How to get kids to listen
"I call out to my kids but they never listen."
The frustration on this parent's face was clear. We were part-way through a recent parenting workshop I was running when the issue arose.
As the group discussed the challenge this parent was facing I asked, "When your children want your attention, what do you normally say or do?"
There was silence, then the lightbulb moment occurred. Eyes were wide, mouths dropped open...
"I say I'll be there in a minute, or hang on just a sec," said one parent.
"I usually just tell them to be patient," volunteered another.
"I get annoyed at them for interrupting and being inconvenient," was another response.
Heads were nodding around the room as mums and dads realised that when they wanted their child's attention, their kids were reacting exactly the way they had been taught to by them.
While the parents were making demands for action 'NOW!', their children were responding in the same way they had observed whenever they requested something of their parents.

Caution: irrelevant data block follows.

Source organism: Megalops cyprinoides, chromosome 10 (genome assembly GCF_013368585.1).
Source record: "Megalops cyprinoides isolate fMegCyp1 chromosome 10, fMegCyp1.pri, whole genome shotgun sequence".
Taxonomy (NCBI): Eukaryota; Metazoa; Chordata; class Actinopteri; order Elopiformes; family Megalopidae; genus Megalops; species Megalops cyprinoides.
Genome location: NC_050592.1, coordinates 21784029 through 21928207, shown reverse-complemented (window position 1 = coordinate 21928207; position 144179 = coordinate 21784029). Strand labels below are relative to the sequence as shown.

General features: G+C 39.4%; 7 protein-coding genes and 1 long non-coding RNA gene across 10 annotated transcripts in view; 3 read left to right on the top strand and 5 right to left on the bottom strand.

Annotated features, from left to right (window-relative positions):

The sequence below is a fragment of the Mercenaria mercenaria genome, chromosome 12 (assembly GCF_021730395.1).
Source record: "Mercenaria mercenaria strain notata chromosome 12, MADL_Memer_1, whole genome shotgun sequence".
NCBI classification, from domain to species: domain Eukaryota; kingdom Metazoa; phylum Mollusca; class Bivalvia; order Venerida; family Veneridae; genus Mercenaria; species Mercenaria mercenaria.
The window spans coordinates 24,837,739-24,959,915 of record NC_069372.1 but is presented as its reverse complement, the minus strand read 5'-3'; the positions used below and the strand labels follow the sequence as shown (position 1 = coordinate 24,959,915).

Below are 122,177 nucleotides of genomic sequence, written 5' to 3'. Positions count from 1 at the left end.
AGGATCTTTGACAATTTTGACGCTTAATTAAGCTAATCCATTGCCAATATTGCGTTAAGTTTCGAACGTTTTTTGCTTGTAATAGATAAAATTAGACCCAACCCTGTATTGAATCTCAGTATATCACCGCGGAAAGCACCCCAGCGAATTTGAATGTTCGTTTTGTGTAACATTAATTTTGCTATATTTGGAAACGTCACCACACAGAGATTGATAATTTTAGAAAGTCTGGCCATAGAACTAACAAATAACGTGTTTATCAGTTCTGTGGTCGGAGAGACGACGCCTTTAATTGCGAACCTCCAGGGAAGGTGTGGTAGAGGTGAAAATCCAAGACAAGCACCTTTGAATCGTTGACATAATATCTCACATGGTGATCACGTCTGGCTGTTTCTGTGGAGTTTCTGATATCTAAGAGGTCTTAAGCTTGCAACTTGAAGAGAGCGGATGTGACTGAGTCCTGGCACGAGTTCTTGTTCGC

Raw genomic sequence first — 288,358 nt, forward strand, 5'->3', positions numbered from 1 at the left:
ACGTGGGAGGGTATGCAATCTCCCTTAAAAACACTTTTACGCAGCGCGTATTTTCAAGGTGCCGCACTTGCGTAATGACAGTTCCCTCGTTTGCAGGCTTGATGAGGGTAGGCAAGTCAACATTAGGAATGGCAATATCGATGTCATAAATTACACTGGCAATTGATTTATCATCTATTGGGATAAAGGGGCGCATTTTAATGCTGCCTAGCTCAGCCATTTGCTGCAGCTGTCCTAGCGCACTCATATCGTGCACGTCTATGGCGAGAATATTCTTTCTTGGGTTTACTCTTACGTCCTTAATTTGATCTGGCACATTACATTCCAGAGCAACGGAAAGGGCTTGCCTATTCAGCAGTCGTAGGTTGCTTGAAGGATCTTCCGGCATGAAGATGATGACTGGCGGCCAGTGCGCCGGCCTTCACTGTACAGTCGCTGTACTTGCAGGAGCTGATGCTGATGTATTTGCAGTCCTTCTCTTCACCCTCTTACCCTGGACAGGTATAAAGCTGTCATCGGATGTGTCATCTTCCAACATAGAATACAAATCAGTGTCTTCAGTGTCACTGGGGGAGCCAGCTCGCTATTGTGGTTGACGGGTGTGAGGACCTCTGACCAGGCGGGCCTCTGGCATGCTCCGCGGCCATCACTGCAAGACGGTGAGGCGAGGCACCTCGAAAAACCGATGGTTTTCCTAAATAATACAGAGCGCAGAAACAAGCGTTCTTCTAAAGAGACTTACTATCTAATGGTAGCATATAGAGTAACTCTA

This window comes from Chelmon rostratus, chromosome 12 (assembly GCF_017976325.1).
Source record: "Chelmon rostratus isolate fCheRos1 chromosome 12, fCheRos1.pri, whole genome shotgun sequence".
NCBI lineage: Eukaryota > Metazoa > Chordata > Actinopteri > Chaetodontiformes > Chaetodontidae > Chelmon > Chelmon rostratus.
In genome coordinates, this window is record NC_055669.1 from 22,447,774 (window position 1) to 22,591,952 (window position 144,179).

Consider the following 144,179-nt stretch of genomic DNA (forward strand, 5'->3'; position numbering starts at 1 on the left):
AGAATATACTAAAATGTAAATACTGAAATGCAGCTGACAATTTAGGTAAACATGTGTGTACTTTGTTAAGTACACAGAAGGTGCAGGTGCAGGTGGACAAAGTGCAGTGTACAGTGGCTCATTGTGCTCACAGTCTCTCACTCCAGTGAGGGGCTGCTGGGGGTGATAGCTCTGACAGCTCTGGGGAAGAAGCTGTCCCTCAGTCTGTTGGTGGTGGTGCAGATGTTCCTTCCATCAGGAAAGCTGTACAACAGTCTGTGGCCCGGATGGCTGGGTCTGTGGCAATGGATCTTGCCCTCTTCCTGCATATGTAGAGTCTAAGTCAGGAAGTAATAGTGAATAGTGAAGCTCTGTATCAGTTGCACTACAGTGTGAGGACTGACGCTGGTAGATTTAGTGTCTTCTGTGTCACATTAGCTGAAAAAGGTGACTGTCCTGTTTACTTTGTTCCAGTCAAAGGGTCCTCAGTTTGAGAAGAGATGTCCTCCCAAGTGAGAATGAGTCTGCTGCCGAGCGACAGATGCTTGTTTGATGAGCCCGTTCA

Lead by example
Actions really do speak louder than words when it comes to parenting. Our children look at what we do, and they do it. For example:
"NO SHOUTING IN THIS HOUSE" will not teach our children to use quiet voices.
"Stop hitting your sister when you're angry" is not a command that will be followed by our children if it is accompanied by a parent slapping a child for hitting (or biting, or anything else physical).
Beyond example, are there any other ways that we can encourage our children to listen?
5 tips for getting kids to listen
- 1. Be reasonable in requests. Is what you are asking really necessary? Does it really have to be done right now in the way you want it done? Is there room for flexibility?
- 2. Try not to interrupt your children too much. They may be only "playing", but play is some of the most important work they can do. They may be in the middle of their favourite tv show. Wait until the ads. Show the same respect you expect of them toward you.
- 3. Don't demand everything NOW! Instead, get their attention, explain what you are after, and set a mutually agreeable time table. It might be today, it might be within an hour, or it might be in the next five minutes. But don't demand it now unless it needs to be done now.
- 4. Use gentle reminders. Instead of being upset, making a commotion, and inviting resistance, simply say your child's name and one or two words about what is required. For example, "Josh, please pack your lunchbox."
- 5. Get your child's attention, and speak softer and softer. The irony is that when we shout, people switch off. It's offensive. But when we speak softly they strain to take in every word we say. Your message will get across with focused soft speaking.